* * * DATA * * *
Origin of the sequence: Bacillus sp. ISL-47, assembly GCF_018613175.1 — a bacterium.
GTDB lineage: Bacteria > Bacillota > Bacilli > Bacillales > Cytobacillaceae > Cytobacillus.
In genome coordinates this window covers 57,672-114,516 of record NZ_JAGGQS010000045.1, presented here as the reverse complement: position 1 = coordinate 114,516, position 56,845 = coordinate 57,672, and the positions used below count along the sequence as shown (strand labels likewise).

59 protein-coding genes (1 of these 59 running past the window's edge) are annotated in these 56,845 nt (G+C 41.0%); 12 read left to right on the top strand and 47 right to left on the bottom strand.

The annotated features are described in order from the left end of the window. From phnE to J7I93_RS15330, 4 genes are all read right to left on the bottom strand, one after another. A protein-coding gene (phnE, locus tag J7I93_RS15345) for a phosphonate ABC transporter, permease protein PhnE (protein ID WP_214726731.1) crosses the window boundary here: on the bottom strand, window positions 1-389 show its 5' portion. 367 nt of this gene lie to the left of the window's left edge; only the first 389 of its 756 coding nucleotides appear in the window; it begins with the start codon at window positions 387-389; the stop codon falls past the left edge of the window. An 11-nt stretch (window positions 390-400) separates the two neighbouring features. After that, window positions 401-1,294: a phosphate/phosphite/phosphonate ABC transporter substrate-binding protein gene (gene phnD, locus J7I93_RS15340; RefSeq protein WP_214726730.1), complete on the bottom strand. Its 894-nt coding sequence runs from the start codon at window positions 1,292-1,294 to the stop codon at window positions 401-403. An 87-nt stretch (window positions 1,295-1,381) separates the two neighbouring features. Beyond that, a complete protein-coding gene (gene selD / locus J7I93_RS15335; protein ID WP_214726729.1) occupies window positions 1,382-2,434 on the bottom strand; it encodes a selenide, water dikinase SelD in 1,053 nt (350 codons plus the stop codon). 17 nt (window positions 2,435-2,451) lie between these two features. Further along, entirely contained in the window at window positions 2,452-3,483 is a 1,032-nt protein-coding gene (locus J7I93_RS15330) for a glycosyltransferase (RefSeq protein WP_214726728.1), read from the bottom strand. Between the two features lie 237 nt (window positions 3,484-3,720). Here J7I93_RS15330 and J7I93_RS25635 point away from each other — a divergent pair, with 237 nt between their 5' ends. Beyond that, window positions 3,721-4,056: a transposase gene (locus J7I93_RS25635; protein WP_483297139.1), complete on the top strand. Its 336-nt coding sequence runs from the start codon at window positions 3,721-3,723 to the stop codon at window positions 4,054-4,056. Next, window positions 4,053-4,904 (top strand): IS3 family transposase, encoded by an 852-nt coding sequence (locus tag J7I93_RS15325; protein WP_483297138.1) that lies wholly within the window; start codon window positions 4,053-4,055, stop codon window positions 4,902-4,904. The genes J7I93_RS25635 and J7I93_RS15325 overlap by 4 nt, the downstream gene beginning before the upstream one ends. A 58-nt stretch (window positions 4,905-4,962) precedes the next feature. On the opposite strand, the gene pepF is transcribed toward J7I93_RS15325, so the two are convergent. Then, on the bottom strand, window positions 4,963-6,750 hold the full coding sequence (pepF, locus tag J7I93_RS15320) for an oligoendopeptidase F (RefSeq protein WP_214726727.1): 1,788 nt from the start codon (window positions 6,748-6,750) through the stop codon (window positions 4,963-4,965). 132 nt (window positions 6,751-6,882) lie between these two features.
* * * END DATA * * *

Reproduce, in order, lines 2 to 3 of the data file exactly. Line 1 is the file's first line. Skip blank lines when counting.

GTDB lineage: Bacteria > Bacillota > Bacilli > Bacillales > Cytobacillaceae > Cytobacillus.
In genome coordinates this window covers 57,672-114,516 of record NZ_JAGGQS010000045.1, presented here as the reverse complement: position 1 = coordinate 114,516, position 56,845 = coordinate 57,672, and the positions used below count along the sequence as shown (strand labels likewise).